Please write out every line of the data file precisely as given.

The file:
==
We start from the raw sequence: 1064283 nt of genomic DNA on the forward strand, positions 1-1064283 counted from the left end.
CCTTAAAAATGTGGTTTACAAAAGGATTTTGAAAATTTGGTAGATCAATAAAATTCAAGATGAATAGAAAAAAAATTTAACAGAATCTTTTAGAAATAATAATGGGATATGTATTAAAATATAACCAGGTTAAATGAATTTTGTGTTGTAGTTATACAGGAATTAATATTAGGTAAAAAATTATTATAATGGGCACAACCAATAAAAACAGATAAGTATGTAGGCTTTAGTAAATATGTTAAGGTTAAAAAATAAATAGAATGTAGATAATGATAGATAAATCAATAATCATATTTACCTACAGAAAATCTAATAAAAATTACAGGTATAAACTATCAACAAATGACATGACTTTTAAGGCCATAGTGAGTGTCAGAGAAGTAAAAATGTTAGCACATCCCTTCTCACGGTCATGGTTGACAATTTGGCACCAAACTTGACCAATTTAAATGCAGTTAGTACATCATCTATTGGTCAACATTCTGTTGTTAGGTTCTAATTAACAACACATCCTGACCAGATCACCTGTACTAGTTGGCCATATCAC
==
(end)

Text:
We start from the raw sequence: 1064283 nt of genomic DNA on the forward strand, positions 1-1064283 counted from the left end.
CCTTAAAAATGTGGTTTACAAAAGGATTTTGAAAATTTGGTAGATCAATAAAATTCAAGATGAATAGAAAAAAAATTTAACAGAATCTTTTAGAAATAATAATGGGATATGTATTAAAATATAACCAGGTTAAATGAATTTTGTGTTGTAGTTATACAGGAATTAATATTAGGTAAAAAATTATTATAATGGGCACAACCAATAAAAACAGATAAGTATGTAGGCTTTAGTAAATATGTTAAGGTTAAAAAATAAATAGAATGTAGATAATGATAGATAAATCAATAATCATATTTACCTACAGAAAATCTAATAAAAATTACAGGTATAAACTATCAACAAATGACATGACTTTTAAGGCCATAGTGAGTGTCAGAGAAGTAAAAATGTTAGCACATCCCTTCTCACGGTCATGGTTGACAATTTGGCACCAAACTTGACCAATTTAAATGCAGTTAGTACATCATCTATTGGTCAACATTCTGTTGTTAGGTTCTAATTAACAACACATCCTGACCAGATCACCTGTACTAGTTGGCCATATCAC